High Demand Shifts on Electrical Grid Balanced with AI Programs
Utility companies are depending more on AI and machine learning to adapt to the COVID-19 world by adjusting windfalls and fluctuations faster as demand moves into homes and away from office buildings, according to a venturebeat.com story.
At least two major programs, Innowatts and Autogrid, are assisting dozens of utility companies in making sure that brown-outs and blackouts don’t interrupt service as demand shoots up in suburban areas.
Innowatts, a startup developing an automated toolkit for energy monitoring and management, has numerous major U.S. utility companies as customers and uses data from its eUtility platform from over 34 million smart energy meters.
Innowwatts told VentureBeat that it observed “dramatic” shifts in energy usage between the first and fourth weeks of March. In the Northeast, “non-essential” retailers like salons, clothing shops, and dry cleaners were using only 35% as much energy toward the end of the month (after shelter-in-place orders were enacted) versus the beginning of the month, while restaurants (excepting pizza chains) were using only 28%. In Texas, conversely, storage facilities were using 142% as much energy in the fourth week compared with the first.
The program effectively predicted and dealt with redistributing power as needed.
Autogrid works with over 50 customers in 10 countries — including Energy Australia, Florida Power & Light, and Southern California Edison — to deliver AI-driven power usage insights. “Its platform makes 10 million predictions every 10 minutes and optimizes over 50 megawatts of power, which is enough to supply the average suburb.”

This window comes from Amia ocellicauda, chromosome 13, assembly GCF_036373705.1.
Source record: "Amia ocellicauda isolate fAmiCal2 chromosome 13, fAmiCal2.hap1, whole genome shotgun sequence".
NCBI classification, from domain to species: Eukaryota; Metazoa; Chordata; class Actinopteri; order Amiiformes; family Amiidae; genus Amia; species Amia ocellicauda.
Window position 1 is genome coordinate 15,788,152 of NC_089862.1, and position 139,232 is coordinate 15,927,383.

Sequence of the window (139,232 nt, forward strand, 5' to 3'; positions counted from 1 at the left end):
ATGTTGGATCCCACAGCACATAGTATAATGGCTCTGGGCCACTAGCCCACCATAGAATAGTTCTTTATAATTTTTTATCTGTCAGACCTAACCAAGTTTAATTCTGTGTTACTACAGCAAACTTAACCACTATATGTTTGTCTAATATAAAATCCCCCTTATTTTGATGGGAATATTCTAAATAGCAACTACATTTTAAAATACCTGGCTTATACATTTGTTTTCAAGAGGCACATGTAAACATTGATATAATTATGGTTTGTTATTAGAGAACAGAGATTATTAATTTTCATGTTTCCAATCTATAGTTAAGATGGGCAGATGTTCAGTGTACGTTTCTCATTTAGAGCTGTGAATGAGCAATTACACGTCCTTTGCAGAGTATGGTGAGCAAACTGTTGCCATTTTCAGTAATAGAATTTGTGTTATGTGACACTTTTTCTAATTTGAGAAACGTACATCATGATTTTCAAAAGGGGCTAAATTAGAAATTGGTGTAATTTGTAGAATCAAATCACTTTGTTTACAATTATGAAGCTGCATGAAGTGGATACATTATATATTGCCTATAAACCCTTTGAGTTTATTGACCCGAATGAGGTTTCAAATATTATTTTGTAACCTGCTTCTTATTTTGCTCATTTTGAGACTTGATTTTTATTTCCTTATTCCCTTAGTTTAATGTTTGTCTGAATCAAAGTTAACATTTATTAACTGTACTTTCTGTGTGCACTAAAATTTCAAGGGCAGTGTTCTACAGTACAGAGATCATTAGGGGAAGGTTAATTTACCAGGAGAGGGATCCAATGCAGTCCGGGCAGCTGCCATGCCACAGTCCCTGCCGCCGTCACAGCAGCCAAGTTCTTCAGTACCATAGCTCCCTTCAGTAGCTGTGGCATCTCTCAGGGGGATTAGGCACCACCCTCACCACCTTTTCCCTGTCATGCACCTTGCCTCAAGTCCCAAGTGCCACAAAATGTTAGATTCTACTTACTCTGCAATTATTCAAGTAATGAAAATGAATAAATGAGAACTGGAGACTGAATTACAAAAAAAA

The software ingests, stores and manages petabytes of data from trillions of endpoints using data science, machine learning, and network optimization algorithms to adjust for supply and demand patterns.
Autogrid CEO Dr. Amit Narayan told VentureBeat that the COVID-19 crisis has heavily shifted daily power distribution in California, where it’s having a “significant” downward impact on hourly prices in the energy market. He says that Autogrid has also heard from customers about transformer failures in some regions due to overloaded circuits, which he expects will become a problem in heavily residential and saturated load areas during the summer months (when air conditioning usage goes up).
Narayan said he expects greater demand due to air conditioning needs during the summer, which could make the service even more taxed, particularly since the grid hasn’t recovered completely from the Pacific Gas & Electric fire disaster of last year, in which outages were part of daily life.
Both executives say the AI programs are crucial to keeping electricity flowing to everyone who needs it.
“During these turbulent times, AI-based load forecasting gives energy providers the ability to … develop informed, data-driven strategies for future success,” Innowwatts CEO Sid Sachdeva told VentureBeat. “With utilities and energy retailers seeing a once-in-a-lifetime 30%-plus drop in commercial energy consumption, accurate forecasting has never been more important. Without AI tools, utilities would see their forecasts swing wildly, leading to inaccuracies of 20% or more, placing an enormous strain on their operations and ultimately driving up costs for businesses and consumers.”
read more at venturebeat.com